Today, March 8th, we celebrate International Women’s Day. The commemoration was created more than a hundred years ago to honor women workers. In 1909, the Socialist Party of America designated this day to remember the 1908 garment workers’ strike in New York, where women protested against their appalling working conditions.
In 1975, as part of the 1st World Conference on Women, the United Nations (UN) universally formalized the date. Nowadays, the celebration has evolved to also support women’s rights and gender equality.
Although in Costa Rica, and in many parts of the world, these 2 issues are still controversial and remain a work in progress, women, in general, have achieved many advancements in the workplace, politics, and legally.
History is full of high-achieving women and their accomplishments:
*Marie Curie (the 1st person and scientist to win 2 Nobel Prizes)
* Rosa Parks (activist in the Civil Rights Movement)
* Malala Yousafzai (Pakistani activist for female education and Nobel laureate)
* Stephanie Kwolek (the person who invented Kevlar)
* Hedy Lamarr (Hollywood bombshell and inventor of Wi-Fi and Bluetooth technology)
Costa Rica has very good reasons to celebrate. Many Ticas, from every walk of life, have played a major role in the country’s development. The group includes a plethora of artists, sports stars, scientists, politicians, educators, social leaders and beauty queens. Some have been so influential that they have become household names and achieved international recognition. Here is a list of just a few of these outstanding Costa Rican ladies and their feats.
* Francisca (Pancha) Carrasco Jiménez was a 19th-century Costa Rican heroine. She is famous for being the only woman who took an active part in the “National Campaign of Costa Rica”, in 1856-1857, against the invasion of James Walker in Nicaragua. In 1856, at the age of 40, Carrasco was registered as a “soldadera” in the National Army to fight the filibusters. After her death in 1890, a National Day of Mourning was decreed and she was awarded military honors corresponding to the rank of “General of Division”. On March 8th, 2012, Pancha Carrasco was officially named “National Heroin”.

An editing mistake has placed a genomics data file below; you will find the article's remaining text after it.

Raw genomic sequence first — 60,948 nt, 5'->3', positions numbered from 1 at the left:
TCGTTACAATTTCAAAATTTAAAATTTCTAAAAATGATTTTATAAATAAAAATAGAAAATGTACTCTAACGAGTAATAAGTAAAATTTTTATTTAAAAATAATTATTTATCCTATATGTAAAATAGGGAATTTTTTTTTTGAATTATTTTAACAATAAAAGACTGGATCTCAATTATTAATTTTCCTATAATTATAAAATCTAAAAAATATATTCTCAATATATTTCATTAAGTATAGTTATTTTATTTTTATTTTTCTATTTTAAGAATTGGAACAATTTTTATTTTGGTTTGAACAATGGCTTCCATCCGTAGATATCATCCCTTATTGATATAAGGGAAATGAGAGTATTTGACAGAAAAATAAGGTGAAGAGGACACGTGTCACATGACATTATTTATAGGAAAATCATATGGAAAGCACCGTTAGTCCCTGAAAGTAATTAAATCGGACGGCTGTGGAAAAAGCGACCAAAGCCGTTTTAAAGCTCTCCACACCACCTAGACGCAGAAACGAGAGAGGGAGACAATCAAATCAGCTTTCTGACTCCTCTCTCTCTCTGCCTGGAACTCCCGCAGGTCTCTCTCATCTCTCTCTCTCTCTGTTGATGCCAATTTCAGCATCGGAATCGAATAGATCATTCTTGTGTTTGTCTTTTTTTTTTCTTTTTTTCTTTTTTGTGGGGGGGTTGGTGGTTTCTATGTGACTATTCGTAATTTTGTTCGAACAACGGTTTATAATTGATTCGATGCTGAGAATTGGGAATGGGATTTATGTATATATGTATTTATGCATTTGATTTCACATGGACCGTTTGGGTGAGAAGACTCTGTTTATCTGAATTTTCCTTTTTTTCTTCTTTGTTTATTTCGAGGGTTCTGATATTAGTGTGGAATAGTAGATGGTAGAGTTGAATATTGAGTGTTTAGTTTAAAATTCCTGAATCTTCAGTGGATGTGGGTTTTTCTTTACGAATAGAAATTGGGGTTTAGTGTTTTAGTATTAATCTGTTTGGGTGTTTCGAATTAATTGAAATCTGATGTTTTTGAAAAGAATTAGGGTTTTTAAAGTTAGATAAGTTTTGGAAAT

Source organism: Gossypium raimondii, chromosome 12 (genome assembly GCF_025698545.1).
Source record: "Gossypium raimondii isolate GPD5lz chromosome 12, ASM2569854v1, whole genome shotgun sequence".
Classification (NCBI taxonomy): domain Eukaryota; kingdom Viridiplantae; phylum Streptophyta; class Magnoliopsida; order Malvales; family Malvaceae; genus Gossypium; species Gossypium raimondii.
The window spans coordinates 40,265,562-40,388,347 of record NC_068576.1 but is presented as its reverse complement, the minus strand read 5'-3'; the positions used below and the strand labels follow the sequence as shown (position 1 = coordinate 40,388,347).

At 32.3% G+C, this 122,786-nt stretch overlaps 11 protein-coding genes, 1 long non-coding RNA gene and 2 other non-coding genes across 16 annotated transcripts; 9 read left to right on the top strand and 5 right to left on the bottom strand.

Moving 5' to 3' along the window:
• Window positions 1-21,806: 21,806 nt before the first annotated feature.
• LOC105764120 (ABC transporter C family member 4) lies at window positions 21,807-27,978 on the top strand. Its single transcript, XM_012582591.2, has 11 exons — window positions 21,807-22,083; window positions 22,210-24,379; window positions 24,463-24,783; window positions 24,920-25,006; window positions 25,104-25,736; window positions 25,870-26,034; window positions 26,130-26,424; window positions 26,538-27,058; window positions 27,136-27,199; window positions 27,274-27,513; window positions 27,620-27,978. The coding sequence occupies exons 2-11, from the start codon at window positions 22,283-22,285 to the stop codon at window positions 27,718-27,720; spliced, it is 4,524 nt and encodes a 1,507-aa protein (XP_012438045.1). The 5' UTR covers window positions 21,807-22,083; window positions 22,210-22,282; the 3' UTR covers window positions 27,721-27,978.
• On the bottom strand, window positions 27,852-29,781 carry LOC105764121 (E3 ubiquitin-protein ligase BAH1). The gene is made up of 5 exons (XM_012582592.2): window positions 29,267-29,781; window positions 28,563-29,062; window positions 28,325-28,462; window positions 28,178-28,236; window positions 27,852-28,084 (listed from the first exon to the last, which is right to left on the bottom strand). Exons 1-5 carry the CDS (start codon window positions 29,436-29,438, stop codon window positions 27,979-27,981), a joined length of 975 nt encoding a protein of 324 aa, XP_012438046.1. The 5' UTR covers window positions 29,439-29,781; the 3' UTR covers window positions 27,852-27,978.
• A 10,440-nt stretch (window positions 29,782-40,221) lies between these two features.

* Laura Chinchilla Miranda is the 1st-ever female President of Costa Rica, from 2010 to 2014. Ms. Chinchilla has occupied several important public offices in her career. One of her achievements as a President was the lowering of crime rates in Costa Rica, including homicide and femicide.
* Christiana Figueres Olsen. The daughter of José “Pepe” Figueres, 3-time Costa Rican President, Ms. Figueres is a diplomat, anthropologist, economist, and an expert on international environmental policy. She served for 6 years as Executive Secretary of the UN Framework Convention on Climate Change and led the 2015 Paris Agreement that issued the threat of climate change. In 2016, she was Costa Rica’s candidate for the United Nations Secretary-General.
* Adelaida Chaverri Polini. Arguably the 1st Costa Rican conservationist, Ms. Chaverri was a mathematician turned tropical ecologist. Among other professional accomplishments, she contributed significantly to the consolidation of the National System of Conservation Areas and the creation of the Chirripo National Park. She was considered “a renowned forest ecologist, an outstanding teacher, a devoted naturalist, an enthusiastic mountain hiker [and] a strong advocate for nature conservation”.
* Swimmers, and also sisters, Claudia and Sylvia Poll Ahrens are Costa Rica’s 1st, and so far, only Olympic medalists. Sylvia won a silver medal in Seoul 1988, at Women’s 200-meter freestyle. Claudia won a gold medal in Atlanta 1996, at Women’s 200-meter freestyle; and 2 bronze medals in Sidney 2000, at Women’s 200-meter freestyle and Women’s 400-meter freestyle.
* María Isabel Carvajal Quesada, was a Costa Rican writer, teacher, and political activist. She is best known by her pseudonym “Carmen Lyra” and by her “Cuentos de Mi Tía Panchita”, a collection of stories that is widely considered one of the best of Costa Rican children’s literature. For years, Ms. Carvajal, a communist, was “made invisible” due to her political leanings. Nowadays, her face appears on the 20,000 colones (₡) bill and her works have inspired artists, playwrights, and musicians.
The list goes on and on. All in all, beyond the official celebrations and accolades, International Women’s Day should be about cherishing and showing respect to every woman in your family, your community and the world at large, for all their contributions to society and for being inspiring examples to us all, men and women alike.